FIG. 2 shows a prior art sequence of printing plates 24 ejected by a conventional ejection method;

FIG. 3 shows an imaging apparatus according to an example embodiment of the invention;

FIG. 4 shows a perspective view of an imaging head and imaging support surface of a type useful with the imaging apparatus of FIG. 3;

FIG. 5 shows a side view of the imaging apparatus of FIG. 3 with transport support surface in a transfer position;

FIG. 6 shows a side view of the imaging apparatus of FIG. 3 with the transport support surface in a punch position;

FIG. 7 shows a top view of the imaging apparatus of FIG. 1 with a single printing plate positioned on the transfer support surface;

FIG. 8 shows a top view of the imaging apparatus of FIG. 1 with a plurality of printing plates positioned on the transfer support surface;

FIG. 9 shows a top view of the imaging apparatus of FIG. 1 ejecting a first printing plate;

FIG. 10 shows a flow diagram representing a method practiced in accordance with an example embodiment of the invention;

FIG. 11 shows a sequence of printing plates in which adjacent printing plates are separated from one another by a desired tail-to-tip spacing;

FIGS. 12A and 12B shows a side views of a plate positioning system/ejector of the imaging apparatus of FIG. 1 ejecting different sized printing plates according to an embodiment of the invention; and

FIG. 13 shows show a side view of a plate positioning system/ejector of the imaging apparatus of FIG. 1 ejecting a printing plate according to another example embodiment of the invention.

DETAILED DESCRIPTION OF THE INVENTION

Throughout the following description specific details are presented to provide a more thorough understanding to persons skilled in the art. However, well-known elements may not have been shown or described in detail to avoid unnecessarily obscuring the disclosure. Accordingly, the description and drawings are to be regarded in an illustrative, rather than a restrictive sense.

FIGS. 3-6 schematically illustrate a printing plate imaging apparatus 10 as per an example embodiment of the invention. In the embodiment of FIGS. 3-6, printing plate imaging apparatus 10 comprises a frame 12 supporting an image recording system 14, a transfer assembly 16, a plate exchange surface 17, an alignment surface punch system 19, and a controller 20.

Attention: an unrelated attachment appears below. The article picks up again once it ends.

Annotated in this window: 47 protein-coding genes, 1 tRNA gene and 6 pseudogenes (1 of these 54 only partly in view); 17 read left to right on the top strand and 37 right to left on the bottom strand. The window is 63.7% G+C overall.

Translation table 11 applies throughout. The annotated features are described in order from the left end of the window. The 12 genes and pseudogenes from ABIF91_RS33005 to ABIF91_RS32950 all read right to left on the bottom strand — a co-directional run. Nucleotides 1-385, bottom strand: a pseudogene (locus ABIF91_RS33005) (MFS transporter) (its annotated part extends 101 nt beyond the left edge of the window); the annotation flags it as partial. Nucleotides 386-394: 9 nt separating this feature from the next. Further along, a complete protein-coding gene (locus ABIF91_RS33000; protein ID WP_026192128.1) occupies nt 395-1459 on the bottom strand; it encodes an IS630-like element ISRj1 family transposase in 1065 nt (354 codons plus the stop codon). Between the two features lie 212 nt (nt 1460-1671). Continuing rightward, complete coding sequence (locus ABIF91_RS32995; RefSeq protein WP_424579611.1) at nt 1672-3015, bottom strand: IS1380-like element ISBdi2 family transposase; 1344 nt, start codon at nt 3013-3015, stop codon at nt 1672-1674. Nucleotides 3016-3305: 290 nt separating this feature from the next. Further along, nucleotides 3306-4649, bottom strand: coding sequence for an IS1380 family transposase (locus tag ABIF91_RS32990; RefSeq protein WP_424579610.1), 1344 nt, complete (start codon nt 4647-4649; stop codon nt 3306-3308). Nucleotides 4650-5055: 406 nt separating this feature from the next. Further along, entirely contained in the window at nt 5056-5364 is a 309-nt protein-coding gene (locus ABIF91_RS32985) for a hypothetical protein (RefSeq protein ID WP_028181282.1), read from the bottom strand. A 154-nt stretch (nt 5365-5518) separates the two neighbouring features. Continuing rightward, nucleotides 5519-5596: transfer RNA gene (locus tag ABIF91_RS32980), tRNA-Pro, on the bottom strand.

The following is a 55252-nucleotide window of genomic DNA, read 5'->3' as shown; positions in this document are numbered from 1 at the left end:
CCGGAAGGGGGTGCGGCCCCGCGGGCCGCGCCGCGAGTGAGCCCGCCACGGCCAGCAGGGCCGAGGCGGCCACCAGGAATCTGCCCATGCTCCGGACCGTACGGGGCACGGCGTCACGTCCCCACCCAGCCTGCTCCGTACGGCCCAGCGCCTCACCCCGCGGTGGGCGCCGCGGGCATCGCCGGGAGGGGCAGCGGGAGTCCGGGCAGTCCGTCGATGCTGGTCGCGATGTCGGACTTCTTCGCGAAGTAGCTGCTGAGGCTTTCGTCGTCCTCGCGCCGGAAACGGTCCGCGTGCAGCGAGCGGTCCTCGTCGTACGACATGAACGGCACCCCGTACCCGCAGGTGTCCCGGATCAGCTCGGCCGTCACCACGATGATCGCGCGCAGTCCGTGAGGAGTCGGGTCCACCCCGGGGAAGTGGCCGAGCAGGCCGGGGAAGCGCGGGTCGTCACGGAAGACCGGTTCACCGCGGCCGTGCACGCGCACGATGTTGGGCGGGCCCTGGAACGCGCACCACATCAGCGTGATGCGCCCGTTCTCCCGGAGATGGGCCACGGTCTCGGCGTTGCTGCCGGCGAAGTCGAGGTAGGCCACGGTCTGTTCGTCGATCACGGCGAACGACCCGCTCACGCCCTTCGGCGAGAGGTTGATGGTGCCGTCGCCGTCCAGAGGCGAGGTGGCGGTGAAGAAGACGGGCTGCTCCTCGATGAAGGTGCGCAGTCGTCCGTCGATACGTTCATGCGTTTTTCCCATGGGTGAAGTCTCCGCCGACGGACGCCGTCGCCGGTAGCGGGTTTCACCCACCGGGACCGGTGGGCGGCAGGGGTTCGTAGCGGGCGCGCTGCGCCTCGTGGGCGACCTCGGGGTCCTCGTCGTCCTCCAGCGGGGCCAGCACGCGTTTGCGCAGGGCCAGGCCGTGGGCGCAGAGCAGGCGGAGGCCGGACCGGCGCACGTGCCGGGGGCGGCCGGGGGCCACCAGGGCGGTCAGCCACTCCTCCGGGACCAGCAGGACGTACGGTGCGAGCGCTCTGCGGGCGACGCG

Controller 20 can comprise a microprocessor such as a programmable general purpose microprocessor, a dedicated micro-processor or micro-controller, or any other system that can receive signals from various sensors, and from external and internal data sources and that can generate control signals to cause actuators and motors within printing plate imaging apparatus 10 to operate in a controlled manner to form imaged printing plates 24.

Image recording system 14 comprises an imaging head 22 adapted to take image-forming actions within an image forming area of an imaging support surface 28 so that an image can be formed on each of one or more printing plates 24 loaded within the image forming area on imaging support surface 28. In the embodiment illustrated, the plurality of printing plates 24 loaded on imaging support surface 28 comprises a first printing plate 24A and a second printing plate 24B. However, this is not limiting and in other embodiments imaging support surface 28 may be capable of holding a different number of printing plates 24 in a manner that allows imaging head 22 to form images on each of printing plates 24 held thereby. First and second printing plates 24A and 24B can include substantially the same size or different sizes as shown in the illustrated embodiment.

Imaging head 22 generates one or more modulated light beams or channels that apply image modulated energy onto first and second printing plates 24A and 24B. Imaging head 22 can move along a sub-scanning axis SSA while a motor 36 or other actuator moves the imaging support surface 28 along a main scanning axis MSA such that image forming actions can be taken over an image forming area of imaging support surface 28 in which first and second printing plates 24A and 24B are located.

Imaging head 22 is illustrated as providing two light emission channel sources 30 and 32 which can each comprise for example a source of laser light and laser modulation systems of a kind known to those of skill in the art (not illustrated) each capable of taking image forming actions on printing plates 24 located within the image forming area. In some embodiments, light emission channel sources 30 and 32 can be independently controlled, each source applying modulated energy to first and second printing plates 24A and 24B. In yet other embodiments of this type, a single light emission channel source can be used to generate a modulated light beam that can be directed across the entire image forming area.

In various embodiments, not illustrated, various types of imaging technology can be used in imaging head 22 to form an image pattern on first and second printing plates 24A and 24B. For example and without limitation, thermal printing plate image forming techniques known to those of skill in the art can be used. The choice of a suitable light emission source can be motivated by the type of printing plate 24 that is to be imaged.